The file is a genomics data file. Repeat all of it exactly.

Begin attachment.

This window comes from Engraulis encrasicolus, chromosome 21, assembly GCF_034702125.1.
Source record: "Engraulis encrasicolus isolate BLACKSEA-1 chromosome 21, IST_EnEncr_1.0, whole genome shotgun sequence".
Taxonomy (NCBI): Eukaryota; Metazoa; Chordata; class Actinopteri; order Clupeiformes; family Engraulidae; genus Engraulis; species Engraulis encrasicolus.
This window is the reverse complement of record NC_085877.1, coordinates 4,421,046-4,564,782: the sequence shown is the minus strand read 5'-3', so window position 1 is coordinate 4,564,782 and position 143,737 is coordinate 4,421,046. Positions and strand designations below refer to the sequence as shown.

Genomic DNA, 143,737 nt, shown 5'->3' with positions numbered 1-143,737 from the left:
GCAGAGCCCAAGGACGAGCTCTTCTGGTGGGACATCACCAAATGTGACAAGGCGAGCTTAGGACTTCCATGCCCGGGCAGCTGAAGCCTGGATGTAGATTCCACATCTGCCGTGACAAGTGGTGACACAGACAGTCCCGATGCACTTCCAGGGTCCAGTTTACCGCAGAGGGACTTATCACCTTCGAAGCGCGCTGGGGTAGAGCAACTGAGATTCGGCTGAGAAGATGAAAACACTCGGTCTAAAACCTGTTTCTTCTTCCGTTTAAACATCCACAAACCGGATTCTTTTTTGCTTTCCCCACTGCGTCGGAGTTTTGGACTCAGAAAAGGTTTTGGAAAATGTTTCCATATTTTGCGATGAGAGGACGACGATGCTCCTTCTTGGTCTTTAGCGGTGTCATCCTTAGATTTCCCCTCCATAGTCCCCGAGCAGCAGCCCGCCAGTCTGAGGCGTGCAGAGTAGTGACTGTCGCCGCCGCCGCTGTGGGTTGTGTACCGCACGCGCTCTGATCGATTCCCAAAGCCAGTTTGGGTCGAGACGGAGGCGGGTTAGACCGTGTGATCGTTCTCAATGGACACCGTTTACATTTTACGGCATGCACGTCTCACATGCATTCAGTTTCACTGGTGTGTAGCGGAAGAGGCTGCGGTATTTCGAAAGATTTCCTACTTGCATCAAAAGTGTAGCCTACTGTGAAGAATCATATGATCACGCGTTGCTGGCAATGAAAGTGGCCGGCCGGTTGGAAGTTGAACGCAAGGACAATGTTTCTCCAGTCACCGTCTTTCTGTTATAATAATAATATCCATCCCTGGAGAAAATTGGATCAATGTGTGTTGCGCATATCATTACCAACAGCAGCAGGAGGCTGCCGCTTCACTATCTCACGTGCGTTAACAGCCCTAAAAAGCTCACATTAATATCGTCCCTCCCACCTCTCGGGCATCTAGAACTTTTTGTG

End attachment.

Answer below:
This window comes from Engraulis encrasicolus, chromosome 21, assembly GCF_034702125.1.
Source record: "Engraulis encrasicolus isolate BLACKSEA-1 chromosome 21, IST_EnEncr_1.0, whole genome shotgun sequence".
Taxonomy (NCBI): Eukaryota; Metazoa; Chordata; class Actinopteri; order Clupeiformes; family Engraulidae; genus Engraulis; species Engraulis encrasicolus.
This window is the reverse complement of record NC_085877.1, coordinates 4,421,046-4,564,782: the sequence shown is the minus strand read 5'-3', so window position 1 is coordinate 4,564,782 and position 143,737 is coordinate 4,421,046. Positions and strand designations below refer to the sequence as shown.

Genomic DNA, 143,737 nt, shown 5'->3' with positions numbered 1-143,737 from the left:
GCAGAGCCCAAGGACGAGCTCTTCTGGTGGGACATCACCAAATGTGACAAGGCGAGCTTAGGACTTCCATGCCCGGGCAGCTGAAGCCTGGATGTAGATTCCACATCTGCCGTGACAAGTGGTGACACAGACAGTCCCGATGCACTTCCAGGGTCCAGTTTACCGCAGAGGGACTTATCACCTTCGAAGCGCGCTGGGGTAGAGCAACTGAGATTCGGCTGAGAAGATGAAAACACTCGGTCTAAAACCTGTTTCTTCTTCCGTTTAAACATCCACAAACCGGATTCTTTTTTGCTTTCCCCACTGCGTCGGAGTTTTGGACTCAGAAAAGGTTTTGGAAAATGTTTCCATATTTTGCGATGAGAGGACGACGATGCTCCTTCTTGGTCTTTAGCGGTGTCATCCTTAGATTTCCCCTCCATAGTCCCCGAGCAGCAGCCCGCCAGTCTGAGGCGTGCAGAGTAGTGACTGTCGCCGCCGCCGCTGTGGGTTGTGTACCGCACGCGCTCTGATCGATTCCCAAAGCCAGTTTGGGTCGAGACGGAGGCGGGTTAGACCGTGTGATCGTTCTCAATGGACACCGTTTACATTTTACGGCATGCACGTCTCACATGCATTCAGTTTCACTGGTGTGTAGCGGAAGAGGCTGCGGTATTTCGAAAGATTTCCTACTTGCATCAAAAGTGTAGCCTACTGTGAAGAATCATATGATCACGCGTTGCTGGCAATGAAAGTGGCCGGCCGGTTGGAAGTTGAACGCAAGGACAATGTTTCTCCAGTCACCGTCTTTCTGTTATAATAATAATATCCATCCCTGGAGAAAATTGGATCAATGTGTGTTGCGCATATCATTACCAACAGCAGCAGGAGGCTGCCGCTTCACTATCTCACGTGCGTTAACAGCCCTAAAAAGCTCACATTAATATCGTCCCTCCCACCTCTCGGGCATCTAGAACTTTTTGTG